Thai police seek fifth Iranian bomber suspect

"we're currently gathering evidence to get an arrest warrant approved," says Thai deputy police chief.

February 17, 2012 13:15
1 minute read.
Thai policeman at the scene of Bangkok bombing

Thai policeman at the scene of Bangkok bombing 390 (R). (photo credit: Damir Sagolij/Reuters)

BANGKOK - Thai police said on Friday they were looking for a fifth person in connection with a series of blasts in Bangkok blamed on Iranians who may have been targeting Israeli diplomats, as in India and Georgia earlier in the week.

"There are more than four people involved in the blasts and we're currently gathering evidence to get an arrest warrant approved," Deputy Police Chief Pansiri Prapawat told a news conference, declining to name the suspect.

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"It is still unclear whether the suspect is Iranian or not, but he is a Middle Eastern male," he added.

Thai media said the man had been caught on security cameras going in and out of the house rented by the other suspects, last leaving on Tuesday, Feb. 14, a few hours before an apparently accidental explosion there.

One Iranian man, Saeid Moradi, who lost his legs when a bomb he was carrying exploded shortly after, remains seriously ill in hospital. A second, Mohammad Hazaei, is in custody after being arrested at Bangkok's main airport and a third, Masoud Sedaghat Zadeh, is being held in Malaysia after fleeing Thailand.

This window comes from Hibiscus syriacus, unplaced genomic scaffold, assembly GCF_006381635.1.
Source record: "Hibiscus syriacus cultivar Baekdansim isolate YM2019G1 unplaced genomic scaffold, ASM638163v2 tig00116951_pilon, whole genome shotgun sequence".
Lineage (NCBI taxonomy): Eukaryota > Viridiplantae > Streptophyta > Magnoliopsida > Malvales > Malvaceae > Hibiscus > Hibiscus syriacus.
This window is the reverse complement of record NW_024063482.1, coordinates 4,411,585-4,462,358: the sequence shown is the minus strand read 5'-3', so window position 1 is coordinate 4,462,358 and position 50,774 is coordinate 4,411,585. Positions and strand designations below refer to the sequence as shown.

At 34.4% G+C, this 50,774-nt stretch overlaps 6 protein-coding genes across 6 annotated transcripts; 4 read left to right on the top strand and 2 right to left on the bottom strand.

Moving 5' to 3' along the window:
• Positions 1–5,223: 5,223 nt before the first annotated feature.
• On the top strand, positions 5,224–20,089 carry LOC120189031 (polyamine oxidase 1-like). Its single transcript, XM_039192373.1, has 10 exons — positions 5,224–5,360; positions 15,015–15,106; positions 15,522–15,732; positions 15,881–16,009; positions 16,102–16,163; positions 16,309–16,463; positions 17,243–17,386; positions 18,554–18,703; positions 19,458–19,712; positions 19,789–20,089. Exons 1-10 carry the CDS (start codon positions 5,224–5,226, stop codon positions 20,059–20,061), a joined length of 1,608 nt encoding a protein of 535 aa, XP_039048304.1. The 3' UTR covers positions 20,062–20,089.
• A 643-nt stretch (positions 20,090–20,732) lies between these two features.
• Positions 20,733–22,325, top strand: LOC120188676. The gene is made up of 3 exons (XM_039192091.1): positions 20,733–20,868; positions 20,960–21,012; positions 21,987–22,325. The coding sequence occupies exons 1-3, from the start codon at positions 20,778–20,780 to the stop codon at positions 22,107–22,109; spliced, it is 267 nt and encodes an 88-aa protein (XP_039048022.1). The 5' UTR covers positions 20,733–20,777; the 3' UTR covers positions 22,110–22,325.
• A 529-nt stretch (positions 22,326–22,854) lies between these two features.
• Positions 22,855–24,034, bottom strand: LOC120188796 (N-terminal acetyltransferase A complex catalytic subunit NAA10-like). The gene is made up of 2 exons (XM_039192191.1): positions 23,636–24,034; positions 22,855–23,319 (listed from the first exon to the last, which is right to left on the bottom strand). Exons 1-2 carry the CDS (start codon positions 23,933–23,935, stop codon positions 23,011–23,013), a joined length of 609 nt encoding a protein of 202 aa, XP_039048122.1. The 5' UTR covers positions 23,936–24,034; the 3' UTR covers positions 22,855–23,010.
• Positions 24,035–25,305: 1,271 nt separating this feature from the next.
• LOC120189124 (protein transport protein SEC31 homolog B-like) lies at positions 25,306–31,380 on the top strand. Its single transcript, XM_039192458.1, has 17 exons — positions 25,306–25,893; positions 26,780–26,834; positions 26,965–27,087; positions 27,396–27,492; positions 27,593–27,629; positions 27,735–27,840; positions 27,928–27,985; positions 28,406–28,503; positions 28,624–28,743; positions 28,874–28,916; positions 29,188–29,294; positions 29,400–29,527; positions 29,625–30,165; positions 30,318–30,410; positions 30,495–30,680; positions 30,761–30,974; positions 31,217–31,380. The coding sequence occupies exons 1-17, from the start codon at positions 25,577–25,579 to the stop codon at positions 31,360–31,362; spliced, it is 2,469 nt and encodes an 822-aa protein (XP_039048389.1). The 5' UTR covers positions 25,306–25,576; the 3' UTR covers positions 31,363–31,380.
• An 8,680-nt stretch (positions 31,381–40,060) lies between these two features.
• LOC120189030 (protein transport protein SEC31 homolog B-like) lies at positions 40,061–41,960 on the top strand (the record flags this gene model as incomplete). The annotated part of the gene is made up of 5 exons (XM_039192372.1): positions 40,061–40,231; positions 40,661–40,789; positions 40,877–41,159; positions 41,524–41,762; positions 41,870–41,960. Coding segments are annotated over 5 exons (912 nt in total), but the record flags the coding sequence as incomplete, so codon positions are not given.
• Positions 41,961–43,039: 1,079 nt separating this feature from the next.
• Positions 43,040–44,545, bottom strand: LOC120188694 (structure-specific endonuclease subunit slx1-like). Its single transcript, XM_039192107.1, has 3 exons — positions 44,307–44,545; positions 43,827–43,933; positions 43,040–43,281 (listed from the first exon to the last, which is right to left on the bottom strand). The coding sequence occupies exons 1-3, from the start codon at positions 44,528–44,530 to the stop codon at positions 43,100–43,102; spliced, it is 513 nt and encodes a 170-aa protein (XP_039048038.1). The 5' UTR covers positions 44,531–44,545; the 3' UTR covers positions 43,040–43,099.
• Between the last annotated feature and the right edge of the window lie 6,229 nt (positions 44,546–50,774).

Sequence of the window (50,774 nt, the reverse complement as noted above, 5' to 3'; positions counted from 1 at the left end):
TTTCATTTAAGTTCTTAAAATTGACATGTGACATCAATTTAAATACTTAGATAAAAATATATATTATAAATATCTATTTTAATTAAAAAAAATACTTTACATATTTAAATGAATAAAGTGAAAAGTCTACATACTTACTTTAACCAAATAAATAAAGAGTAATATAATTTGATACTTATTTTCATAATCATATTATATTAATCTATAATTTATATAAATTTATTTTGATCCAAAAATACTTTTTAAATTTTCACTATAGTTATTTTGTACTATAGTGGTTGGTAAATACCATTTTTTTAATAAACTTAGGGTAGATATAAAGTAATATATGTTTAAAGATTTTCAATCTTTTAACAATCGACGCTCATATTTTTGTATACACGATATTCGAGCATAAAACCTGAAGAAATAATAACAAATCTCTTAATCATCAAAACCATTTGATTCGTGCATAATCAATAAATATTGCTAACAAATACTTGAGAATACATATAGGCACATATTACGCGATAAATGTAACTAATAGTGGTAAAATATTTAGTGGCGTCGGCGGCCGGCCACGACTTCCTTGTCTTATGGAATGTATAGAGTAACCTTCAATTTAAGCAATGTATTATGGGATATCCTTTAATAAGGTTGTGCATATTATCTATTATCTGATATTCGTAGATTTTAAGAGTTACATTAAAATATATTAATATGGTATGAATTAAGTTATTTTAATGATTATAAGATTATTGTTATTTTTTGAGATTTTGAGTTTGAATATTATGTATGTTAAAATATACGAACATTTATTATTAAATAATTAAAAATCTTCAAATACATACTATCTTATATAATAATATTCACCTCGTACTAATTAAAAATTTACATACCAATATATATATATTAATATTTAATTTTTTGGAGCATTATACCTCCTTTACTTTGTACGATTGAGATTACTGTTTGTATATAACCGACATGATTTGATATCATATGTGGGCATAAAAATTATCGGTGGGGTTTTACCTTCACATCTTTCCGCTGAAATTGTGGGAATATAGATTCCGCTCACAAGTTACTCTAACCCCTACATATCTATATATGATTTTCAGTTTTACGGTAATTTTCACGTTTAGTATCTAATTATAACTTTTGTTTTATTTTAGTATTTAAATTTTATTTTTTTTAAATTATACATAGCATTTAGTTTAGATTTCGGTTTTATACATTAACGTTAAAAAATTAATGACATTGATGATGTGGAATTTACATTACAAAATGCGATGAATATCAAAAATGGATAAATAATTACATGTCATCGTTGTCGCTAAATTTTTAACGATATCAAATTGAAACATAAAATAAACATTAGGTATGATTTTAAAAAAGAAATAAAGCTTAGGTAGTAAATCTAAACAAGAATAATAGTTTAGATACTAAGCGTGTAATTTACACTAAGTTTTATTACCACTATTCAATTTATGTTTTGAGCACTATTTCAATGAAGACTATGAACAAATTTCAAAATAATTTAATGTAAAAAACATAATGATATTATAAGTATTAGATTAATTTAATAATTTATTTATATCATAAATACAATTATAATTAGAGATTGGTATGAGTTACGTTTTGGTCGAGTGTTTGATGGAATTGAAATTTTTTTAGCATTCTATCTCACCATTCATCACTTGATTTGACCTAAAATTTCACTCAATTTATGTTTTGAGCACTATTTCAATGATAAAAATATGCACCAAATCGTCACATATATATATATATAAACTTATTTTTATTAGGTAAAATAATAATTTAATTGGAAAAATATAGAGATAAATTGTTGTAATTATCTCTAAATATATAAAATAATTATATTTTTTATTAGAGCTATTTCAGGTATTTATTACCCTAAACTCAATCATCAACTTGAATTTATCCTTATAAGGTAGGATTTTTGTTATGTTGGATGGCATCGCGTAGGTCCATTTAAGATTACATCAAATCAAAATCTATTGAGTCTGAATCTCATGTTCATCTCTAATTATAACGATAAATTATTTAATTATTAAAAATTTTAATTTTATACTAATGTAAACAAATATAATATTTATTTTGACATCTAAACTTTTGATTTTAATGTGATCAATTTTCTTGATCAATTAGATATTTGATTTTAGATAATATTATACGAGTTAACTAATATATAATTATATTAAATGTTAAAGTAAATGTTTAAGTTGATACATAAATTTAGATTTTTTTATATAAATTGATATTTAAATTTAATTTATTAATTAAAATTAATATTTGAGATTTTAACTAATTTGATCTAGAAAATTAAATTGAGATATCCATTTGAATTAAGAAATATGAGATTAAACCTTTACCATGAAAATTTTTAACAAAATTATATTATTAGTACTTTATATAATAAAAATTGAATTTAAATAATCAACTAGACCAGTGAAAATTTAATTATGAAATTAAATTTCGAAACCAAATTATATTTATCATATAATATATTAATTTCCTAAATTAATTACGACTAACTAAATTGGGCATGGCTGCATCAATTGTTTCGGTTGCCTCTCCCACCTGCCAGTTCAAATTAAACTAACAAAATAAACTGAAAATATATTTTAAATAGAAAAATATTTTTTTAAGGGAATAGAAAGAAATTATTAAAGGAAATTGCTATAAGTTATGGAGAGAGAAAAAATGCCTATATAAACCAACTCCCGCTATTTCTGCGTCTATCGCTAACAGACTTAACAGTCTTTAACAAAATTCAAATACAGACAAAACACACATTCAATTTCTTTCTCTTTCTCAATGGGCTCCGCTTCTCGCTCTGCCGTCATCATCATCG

An Iranian woman, Rohani Leila, is also wanted in connection with the case but is thought to have returned recently to Tehran. She rented the house where the three stayed.

Police Forensic Unit Commander Peerapong Damapong told Thai radio the Bangkok bombs were quite similar to the one used in India and were unlike anything seen in Thailand before.

"It's one of those transistor radios that you can carry around, but the insides have been taken out and replaced with C-4, with the head of the bomb consisting of a bolt, a pin and a detonator attached to it," he aid.

The explosive had been configured with a five-second delay and a magnet attached to the bomb would allow it to be placed underneath a car, to be activated through pulling on string attached to the pin, he said. Metal bearings in the bomb would have added to the destructive impact.

"From what we've seen, it's possible for the components to be bought in Thailand. The explosive isn't that complicated, it's just something that we haven't really seen in this country."

C4, a plastic explosive, is used primarily by the military but is relatively easy to purchase in Thailand.

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